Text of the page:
The Nazis were good for business (until the end)

Nazi is an abbreviation for “National Socialist” which is a short form of “National Socialist German Workers Party,” but they were not, in fact, a left-wing or socialist party under any reasonable definition.

The Nazis were opponents of free enterprise.  They did not believe in the unregulated free market.  But they were not opponents of capitalism.   The capitalists did very well under the Nazi regime.

Source: The Wages of Destruction, by Adam Tooz.  Click to enlarge

Source: The Wages of Destruction, by Adam Tooze.   Click to enlarge

I have read The Wages of Destruction, and it refutes the notion that Hitler was a madman — evil, yes, but not without reasons for what he did.  Hitler’s idea was that Germany could be a great nation only if it had access to resources equal to the great continental nations, the United States and Soviet Russia, or the great overseas empires, Britain and France.

To accomplish this, after coming to power in 1933, he planned to conquer and depopulate Poland, Belarus, Ukraine and Russia in order to create “living space” for the Germans.  Ukrainians and Poles were starved so that the German population could be fed.  Even Hitler’s anti-Semitism, even though it didn’t have an economic motive, served an economic purpose.  Confiscation of Jewish property helped to finance the Nazi regime.

Click to enlarge,

Source: Thomas Piketty, Capital in the 21st Century.   Click to enlarge,

This chart shows that, in Germany under Hitler, holders of financial assets received about a third of the national income, while in the United States under the New Deal, they received less than one-fourth.   Piketty’s statistics only go through 1938, but the German capitalists did very well in the early days of the war, when they were able to buy up property and companies in conquered countries at bargain rates.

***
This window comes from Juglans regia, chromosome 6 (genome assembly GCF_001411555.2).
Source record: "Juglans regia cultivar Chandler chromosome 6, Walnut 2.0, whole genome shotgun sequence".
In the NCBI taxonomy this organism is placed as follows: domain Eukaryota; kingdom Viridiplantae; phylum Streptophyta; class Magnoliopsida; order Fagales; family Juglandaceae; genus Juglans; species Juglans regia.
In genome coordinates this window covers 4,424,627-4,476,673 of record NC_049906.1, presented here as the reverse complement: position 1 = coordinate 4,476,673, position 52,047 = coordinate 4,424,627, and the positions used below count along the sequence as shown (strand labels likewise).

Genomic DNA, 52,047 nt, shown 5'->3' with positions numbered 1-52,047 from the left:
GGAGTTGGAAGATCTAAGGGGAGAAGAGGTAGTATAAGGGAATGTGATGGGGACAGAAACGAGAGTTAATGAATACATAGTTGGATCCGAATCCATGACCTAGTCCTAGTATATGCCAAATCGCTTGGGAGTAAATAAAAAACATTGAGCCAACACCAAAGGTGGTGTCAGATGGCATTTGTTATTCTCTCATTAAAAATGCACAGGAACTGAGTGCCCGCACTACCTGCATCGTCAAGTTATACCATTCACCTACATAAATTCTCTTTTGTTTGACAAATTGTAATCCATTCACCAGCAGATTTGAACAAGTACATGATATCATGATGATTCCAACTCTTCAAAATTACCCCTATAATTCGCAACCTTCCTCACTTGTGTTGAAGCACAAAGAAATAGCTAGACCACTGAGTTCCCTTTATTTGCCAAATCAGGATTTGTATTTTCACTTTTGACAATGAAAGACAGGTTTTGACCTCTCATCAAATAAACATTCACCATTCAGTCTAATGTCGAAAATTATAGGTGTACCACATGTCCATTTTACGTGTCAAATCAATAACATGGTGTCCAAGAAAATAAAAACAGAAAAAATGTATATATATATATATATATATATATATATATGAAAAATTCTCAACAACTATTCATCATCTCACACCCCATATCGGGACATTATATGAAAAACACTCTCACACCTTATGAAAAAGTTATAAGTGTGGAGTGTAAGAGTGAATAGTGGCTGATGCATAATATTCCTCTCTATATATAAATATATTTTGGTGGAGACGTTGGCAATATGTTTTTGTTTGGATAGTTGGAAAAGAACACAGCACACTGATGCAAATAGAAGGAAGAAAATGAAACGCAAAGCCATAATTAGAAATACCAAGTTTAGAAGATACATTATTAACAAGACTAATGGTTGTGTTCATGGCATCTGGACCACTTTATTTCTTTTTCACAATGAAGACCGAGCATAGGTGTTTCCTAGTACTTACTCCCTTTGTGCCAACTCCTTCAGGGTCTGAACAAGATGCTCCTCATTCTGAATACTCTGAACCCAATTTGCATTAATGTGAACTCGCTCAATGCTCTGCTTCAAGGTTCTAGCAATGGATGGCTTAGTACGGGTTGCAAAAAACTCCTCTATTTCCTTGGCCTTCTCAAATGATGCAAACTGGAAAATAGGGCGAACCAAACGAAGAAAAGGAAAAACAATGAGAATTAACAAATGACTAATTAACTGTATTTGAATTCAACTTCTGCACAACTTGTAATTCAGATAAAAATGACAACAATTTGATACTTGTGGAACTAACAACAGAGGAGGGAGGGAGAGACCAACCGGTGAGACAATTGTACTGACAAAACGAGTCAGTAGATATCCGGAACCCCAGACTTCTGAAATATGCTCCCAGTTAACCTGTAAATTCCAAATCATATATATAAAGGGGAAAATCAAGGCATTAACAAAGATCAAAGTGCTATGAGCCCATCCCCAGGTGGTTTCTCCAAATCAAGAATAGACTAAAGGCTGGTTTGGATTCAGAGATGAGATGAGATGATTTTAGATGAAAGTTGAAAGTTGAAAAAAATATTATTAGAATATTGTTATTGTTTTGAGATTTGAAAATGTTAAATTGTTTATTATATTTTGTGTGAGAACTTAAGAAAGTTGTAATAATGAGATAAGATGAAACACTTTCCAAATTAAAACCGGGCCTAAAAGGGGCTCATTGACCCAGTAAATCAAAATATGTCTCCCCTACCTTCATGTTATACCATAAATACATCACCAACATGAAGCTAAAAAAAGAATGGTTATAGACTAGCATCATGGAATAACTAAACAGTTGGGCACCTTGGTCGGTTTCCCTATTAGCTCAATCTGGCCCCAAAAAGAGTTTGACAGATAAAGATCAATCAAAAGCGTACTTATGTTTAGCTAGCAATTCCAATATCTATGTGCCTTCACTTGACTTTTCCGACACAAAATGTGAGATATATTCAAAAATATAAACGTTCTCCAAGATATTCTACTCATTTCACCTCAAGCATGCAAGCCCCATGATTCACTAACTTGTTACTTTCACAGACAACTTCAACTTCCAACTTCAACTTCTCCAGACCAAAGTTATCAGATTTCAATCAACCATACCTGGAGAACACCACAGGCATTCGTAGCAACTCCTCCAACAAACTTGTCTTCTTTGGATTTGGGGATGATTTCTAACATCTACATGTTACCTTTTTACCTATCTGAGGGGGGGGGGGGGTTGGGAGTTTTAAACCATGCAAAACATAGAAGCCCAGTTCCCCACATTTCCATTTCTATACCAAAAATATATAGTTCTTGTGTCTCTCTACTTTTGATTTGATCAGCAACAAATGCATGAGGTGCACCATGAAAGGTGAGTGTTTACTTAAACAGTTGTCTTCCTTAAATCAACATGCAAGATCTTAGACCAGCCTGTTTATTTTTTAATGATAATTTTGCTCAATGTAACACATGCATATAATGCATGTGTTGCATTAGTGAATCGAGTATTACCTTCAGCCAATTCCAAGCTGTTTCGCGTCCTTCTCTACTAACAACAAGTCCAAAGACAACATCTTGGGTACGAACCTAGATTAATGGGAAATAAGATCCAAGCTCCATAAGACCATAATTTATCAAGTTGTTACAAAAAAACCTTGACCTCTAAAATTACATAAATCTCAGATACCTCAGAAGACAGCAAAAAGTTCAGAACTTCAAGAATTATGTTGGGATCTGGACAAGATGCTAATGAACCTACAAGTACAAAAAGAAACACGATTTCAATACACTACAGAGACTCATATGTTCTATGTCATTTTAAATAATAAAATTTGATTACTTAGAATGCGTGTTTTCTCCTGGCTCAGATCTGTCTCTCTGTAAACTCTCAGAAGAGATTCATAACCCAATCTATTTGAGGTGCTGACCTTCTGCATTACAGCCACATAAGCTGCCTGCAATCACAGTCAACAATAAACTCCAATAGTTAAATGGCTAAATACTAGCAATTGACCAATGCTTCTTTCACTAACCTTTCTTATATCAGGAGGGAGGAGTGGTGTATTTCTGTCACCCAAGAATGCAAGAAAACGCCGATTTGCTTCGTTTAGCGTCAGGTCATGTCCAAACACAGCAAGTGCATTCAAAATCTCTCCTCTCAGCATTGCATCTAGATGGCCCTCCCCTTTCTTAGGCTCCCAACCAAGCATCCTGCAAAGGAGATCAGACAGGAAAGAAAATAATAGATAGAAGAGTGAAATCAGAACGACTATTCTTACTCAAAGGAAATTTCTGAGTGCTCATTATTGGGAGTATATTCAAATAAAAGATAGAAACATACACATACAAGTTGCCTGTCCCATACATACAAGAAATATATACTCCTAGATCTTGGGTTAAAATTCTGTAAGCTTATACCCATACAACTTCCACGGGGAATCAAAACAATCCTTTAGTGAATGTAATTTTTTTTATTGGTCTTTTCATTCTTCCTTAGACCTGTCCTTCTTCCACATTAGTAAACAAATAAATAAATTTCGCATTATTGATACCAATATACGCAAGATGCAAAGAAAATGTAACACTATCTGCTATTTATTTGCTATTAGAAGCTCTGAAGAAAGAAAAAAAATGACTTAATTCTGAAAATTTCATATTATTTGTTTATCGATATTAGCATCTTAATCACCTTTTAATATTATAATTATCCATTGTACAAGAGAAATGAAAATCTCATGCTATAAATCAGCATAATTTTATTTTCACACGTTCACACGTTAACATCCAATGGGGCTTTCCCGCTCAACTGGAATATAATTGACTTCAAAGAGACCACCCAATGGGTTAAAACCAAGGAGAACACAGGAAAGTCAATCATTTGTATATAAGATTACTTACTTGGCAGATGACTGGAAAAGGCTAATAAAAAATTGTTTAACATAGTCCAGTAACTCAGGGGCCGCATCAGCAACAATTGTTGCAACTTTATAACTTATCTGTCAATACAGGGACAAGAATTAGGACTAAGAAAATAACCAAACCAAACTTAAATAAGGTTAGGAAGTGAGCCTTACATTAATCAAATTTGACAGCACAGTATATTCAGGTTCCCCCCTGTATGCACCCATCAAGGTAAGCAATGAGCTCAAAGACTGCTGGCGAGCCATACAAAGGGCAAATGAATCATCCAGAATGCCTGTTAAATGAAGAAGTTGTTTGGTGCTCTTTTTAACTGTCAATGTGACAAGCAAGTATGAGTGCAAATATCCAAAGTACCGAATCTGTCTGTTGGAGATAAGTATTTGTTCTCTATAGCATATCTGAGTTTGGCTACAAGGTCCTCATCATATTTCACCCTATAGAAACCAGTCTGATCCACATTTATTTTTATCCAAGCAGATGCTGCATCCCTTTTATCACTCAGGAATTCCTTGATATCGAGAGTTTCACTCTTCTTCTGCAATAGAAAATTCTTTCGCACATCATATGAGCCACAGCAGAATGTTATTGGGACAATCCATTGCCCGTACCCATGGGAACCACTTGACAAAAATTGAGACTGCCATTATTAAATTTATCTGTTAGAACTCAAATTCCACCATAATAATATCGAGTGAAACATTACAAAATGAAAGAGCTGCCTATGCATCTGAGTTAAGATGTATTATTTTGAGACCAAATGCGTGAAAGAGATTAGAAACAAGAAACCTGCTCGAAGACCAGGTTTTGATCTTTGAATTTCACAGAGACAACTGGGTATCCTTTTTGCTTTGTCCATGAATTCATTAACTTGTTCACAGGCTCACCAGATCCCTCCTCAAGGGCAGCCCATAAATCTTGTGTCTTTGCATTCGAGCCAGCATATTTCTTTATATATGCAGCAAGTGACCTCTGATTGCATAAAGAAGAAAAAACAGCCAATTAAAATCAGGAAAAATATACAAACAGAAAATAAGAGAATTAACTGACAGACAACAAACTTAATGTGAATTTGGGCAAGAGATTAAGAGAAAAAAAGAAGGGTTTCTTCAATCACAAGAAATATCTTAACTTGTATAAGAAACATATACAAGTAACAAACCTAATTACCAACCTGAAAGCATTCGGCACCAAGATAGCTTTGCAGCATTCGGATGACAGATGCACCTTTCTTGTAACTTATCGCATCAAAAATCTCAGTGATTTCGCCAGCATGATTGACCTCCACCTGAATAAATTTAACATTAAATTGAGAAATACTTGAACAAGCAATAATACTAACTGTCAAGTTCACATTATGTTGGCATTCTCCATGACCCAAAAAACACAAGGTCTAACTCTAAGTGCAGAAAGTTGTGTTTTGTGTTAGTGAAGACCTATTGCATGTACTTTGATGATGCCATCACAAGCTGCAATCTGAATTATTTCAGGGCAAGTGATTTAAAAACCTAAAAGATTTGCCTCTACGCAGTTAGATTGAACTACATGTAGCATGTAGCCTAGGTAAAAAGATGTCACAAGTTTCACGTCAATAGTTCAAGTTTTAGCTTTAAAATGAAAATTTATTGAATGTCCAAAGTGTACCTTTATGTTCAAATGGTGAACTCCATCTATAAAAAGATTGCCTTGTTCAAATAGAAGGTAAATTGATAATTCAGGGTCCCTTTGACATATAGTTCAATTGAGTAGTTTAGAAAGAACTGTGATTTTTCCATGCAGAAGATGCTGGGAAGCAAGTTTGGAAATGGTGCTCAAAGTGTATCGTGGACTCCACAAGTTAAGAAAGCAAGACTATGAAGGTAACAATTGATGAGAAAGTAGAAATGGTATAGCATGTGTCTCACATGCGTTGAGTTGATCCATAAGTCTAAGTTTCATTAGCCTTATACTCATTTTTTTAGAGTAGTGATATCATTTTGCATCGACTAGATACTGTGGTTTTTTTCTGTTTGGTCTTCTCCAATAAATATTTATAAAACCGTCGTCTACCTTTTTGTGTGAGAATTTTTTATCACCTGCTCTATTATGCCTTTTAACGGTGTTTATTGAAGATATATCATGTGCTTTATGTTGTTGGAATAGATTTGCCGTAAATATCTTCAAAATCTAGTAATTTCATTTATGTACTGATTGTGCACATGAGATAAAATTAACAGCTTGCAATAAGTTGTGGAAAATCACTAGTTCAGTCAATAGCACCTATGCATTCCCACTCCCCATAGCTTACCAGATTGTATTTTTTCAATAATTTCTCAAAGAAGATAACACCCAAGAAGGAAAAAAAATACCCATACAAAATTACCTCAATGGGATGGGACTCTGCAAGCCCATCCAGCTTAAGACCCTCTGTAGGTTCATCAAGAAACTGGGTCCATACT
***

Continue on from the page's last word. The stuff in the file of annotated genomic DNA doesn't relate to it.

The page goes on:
Of course in the end the Hitler regime ended disastrously for everybody, including the Nazis themselves.   Germany later achieved prosperity and a dominant position in Europe in the way it always could have done — but developing its industry and its human resources.

The Hitler and Stalin regimes were both one-party dictatorships exercising absolute power, and both were among history’s greatest mass killers.  But instead of being regarded as two examples of the same thing, they have been regarded as opposite extremes, both in their time and the present.

The explanation is in the charts.   Under Lenin and Stalin, capitalist wealth was confiscated.  Under Mussolini and Hitler, the capitalists lost their power, but continued to enjoy their incomes and affluent ways of life.  That is the difference.

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I took the charts from this post and this post on Corey Robin’s web log.

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